Census: Relief programs avoided hardship in COVID crash | National policy


While some of last year’s federal aid was delayed for reasons ranging from cost disputes to distribution issues, overall it protected families from an economic disaster that would have aggravated the public health crisis. Some have been left out, such as people not legally allowed to be in the country.

As Americans argued over measures like wearing masks and shutting down businesses and community life, lawmakers on both sides were motivated to take dramatic action, said economist Bruce Meyer, an expert on the ‘University of Chicago on Poverty.

“You had Democrats who were very focused on helping those who were unemployed and in distress, and you had Republicans who were willing to do a lot of things to help get their president reelected, so there was a confluence of incentives, or desires, on the part of politicians. on both sides, ”he said.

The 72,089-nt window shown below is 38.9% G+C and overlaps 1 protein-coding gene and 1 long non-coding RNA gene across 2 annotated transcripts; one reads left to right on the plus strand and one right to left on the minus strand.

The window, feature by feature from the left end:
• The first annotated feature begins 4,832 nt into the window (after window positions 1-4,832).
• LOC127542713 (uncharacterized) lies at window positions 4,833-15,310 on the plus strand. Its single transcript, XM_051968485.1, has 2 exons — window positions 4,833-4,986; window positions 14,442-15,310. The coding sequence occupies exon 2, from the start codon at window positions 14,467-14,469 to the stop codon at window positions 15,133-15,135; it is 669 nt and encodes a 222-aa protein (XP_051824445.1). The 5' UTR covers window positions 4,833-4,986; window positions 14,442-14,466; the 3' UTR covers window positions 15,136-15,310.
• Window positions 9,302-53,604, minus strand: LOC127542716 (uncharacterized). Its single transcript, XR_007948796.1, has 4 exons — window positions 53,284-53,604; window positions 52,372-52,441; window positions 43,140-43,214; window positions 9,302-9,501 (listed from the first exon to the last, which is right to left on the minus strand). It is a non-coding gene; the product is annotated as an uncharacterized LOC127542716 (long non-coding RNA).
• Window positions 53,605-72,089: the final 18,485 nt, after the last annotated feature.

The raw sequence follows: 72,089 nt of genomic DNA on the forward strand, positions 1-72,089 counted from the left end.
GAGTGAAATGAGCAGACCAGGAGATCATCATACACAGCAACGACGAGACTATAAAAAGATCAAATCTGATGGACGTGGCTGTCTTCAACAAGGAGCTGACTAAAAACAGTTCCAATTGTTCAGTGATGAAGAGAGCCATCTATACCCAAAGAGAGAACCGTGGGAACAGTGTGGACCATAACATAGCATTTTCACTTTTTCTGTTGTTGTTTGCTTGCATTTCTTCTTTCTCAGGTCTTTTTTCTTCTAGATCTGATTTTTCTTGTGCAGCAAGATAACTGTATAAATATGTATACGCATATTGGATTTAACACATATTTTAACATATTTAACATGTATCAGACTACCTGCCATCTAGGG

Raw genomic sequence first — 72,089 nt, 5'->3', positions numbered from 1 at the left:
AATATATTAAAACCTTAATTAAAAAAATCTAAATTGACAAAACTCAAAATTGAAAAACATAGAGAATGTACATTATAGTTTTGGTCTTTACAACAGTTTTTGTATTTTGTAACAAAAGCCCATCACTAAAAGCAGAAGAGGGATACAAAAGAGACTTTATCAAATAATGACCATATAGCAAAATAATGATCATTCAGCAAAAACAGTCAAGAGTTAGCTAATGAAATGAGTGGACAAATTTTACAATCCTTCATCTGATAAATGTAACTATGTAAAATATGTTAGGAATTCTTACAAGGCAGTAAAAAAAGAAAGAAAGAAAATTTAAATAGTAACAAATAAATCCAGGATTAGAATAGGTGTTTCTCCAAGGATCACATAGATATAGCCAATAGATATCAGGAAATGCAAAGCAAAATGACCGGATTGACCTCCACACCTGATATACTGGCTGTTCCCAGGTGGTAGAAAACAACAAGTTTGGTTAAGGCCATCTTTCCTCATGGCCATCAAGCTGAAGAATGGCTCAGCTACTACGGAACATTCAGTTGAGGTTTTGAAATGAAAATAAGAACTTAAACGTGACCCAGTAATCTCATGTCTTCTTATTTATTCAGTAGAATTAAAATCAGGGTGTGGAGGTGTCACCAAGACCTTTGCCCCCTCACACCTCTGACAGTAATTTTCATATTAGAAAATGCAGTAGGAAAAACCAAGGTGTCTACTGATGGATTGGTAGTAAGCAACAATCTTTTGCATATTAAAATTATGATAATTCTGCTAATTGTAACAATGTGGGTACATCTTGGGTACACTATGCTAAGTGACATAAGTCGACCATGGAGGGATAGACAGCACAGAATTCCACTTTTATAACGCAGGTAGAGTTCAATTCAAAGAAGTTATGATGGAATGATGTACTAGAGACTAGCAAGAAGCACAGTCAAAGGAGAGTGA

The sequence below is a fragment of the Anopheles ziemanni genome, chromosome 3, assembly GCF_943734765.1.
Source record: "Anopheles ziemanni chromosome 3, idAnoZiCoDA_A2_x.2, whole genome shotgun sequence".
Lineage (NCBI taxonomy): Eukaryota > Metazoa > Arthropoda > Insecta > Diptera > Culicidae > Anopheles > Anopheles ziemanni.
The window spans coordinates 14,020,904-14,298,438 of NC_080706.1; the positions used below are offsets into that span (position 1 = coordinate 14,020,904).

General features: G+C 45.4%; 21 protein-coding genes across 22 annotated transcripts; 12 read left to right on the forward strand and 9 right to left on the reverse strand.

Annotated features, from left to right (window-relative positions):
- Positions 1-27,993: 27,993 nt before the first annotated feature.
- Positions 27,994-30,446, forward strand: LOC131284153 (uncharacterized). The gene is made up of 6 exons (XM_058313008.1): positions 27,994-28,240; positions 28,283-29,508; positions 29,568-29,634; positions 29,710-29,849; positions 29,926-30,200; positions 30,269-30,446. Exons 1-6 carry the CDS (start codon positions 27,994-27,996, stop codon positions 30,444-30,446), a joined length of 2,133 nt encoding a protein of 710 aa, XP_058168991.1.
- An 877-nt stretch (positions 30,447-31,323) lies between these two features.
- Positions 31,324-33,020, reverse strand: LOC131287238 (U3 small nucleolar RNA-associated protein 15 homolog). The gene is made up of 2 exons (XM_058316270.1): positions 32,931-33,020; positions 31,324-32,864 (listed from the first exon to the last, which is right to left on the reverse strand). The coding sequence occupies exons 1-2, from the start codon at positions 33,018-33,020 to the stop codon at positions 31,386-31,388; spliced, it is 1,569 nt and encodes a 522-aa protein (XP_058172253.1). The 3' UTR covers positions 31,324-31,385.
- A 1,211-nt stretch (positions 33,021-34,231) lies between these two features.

On a historical note, census reports documented that government aid was much more effective in preventing poverty last year than in the aftermath of the Great Recession of 2008-2009, a decade earlier. Even after factoring in government programs, the supplementary poverty measure rose in 2010, while it fell sharply in 2020. This reflects how much more financial juice has been provided by Congress and the Trump administration in 2020, compared to President Barack Obama’s roughly $ 900 billion package. in 2009.

This is relevant to the current debate over Biden’s social infrastructure plan, said public policy analyst Robert Greenstein of the Brookings Institution think tank.


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